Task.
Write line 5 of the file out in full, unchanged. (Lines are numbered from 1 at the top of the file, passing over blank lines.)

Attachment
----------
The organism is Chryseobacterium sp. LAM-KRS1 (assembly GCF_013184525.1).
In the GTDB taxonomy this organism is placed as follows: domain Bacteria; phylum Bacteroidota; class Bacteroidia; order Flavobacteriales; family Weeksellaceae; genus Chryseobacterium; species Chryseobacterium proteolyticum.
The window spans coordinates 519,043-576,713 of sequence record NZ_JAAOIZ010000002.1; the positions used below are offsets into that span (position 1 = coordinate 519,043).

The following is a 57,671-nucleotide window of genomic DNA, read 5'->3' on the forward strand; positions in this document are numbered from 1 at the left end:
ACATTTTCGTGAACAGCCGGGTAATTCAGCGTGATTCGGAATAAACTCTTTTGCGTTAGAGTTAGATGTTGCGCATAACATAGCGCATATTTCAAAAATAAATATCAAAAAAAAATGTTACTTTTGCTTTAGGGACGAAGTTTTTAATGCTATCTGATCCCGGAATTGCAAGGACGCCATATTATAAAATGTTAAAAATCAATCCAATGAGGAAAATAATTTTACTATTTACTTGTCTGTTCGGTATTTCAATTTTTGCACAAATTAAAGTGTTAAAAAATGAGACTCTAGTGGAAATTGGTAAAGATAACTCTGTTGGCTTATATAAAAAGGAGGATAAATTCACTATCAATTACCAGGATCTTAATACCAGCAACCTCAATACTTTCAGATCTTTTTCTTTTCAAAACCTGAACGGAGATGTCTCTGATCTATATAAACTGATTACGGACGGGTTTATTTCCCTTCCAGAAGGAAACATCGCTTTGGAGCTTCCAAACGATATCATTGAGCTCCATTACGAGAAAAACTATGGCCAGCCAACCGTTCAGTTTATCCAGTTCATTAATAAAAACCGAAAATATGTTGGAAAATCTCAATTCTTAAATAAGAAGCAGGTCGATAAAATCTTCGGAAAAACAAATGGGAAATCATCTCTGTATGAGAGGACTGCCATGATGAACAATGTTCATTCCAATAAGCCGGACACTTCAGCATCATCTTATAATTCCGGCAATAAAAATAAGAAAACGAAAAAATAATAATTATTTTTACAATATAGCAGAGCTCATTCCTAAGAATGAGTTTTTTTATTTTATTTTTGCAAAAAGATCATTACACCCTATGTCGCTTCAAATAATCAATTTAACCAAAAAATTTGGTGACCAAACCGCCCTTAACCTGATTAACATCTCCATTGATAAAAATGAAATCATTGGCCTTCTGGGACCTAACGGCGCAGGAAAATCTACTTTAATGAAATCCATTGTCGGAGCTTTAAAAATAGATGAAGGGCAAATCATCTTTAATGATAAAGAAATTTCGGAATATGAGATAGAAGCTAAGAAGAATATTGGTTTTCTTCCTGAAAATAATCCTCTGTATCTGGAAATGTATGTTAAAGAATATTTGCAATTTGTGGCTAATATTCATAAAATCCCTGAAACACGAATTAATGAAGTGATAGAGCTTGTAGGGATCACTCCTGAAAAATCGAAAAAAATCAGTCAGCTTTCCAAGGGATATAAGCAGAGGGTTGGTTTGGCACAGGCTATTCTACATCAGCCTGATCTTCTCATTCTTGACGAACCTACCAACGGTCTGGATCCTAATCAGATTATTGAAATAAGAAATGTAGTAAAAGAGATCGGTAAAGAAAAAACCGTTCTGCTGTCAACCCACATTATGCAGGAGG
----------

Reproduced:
ACATTTTCGTGAACAGCCGGGTAATTCAGCGTGATTCGGAATAAACTCTTTTGCGTTAGAGTTAGATGTTGCGCATAACATAGCGCATATTTCAAAAATAAATATCAAAAAAAAATGTTACTTTTGCTTTAGGGACGAAGTTTTTAATGCTATCTGATCCCGGAATTGCAAGGACGCCATATTATAAAATGTTAAAAATCAATCCAATGAGGAAAATAATTTTACTATTTACTTGTCTGTTCGGTATTTCAATTTTTGCACAAATTAAAGTGTTAAAAAATGAGACTCTAGTGGAAATTGGTAAAGATAACTCTGTTGGCTTATATAAAAAGGAGGATAAATTCACTATCAATTACCAGGATCTTAATACCAGCAACCTCAATACTTTCAGATCTTTTTCTTTTCAAAACCTGAACGGAGATGTCTCTGATCTATATAAACTGATTACGGACGGGTTTATTTCCCTTCCAGAAGGAAACATCGCTTTGGAGCTTCCAAACGATATCATTGAGCTCCATTACGAGAAAAACTATGGCCAGCCAACCGTTCAGTTTATCCAGTTCATTAATAAAAACCGAAAATATGTTGGAAAATCTCAATTCTTAAATAAGAAGCAGGTCGATAAAATCTTCGGAAAAACAAATGGGAAATCATCTCTGTATGAGAGGACTGCCATGATGAACAATGTTCATTCCAATAAGCCGGACACTTCAGCATCATCTTATAATTCCGGCAATAAAAATAAGAAAACGAAAAAATAATAATTATTTTTACAATATAGCAGAGCTCATTCCTAAGAATGAGTTTTTTTATTTTATTTTTGCAAAAAGATCATTACACCCTATGTCGCTTCAAATAATCAATTTAACCAAAAAATTTGGTGACCAAACCGCCCTTAACCTGATTAACATCTCCATTGATAAAAATGAAATCATTGGCCTTCTGGGACCTAACGGCGCAGGAAAATCTACTTTAATGAAATCCATTGTCGGAGCTTTAAAAATAGATGAAGGGCAAATCATCTTTAATGATAAAGAAATTTCGGAATATGAGATAGAAGCTAAGAAGAATATTGGTTTTCTTCCTGAAAATAATCCTCTGTATCTGGAAATGTATGTTAAAGAATATTTGCAATTTGTGGCTAATATTCATAAAATCCCTGAAACACGAATTAATGAAGTGATAGAGCTTGTAGGGATCACTCCTGAAAAATCGAAAAAAATCAGTCAGCTTTCCAAGGGATATAAGCAGAGGGTTGGTTTGGCACAGGCTATTCTACATCAGCCTGATCTTCTCATTCTTGACGAACCTACCAACGGTCTGGATCCTAATCAGATTATTGAAATAAGAAATGTAGTAAAAGAGATCGGTAAAGAAAAAACCGTTCTGCTGTCAACCCACATTATGCAGGAGG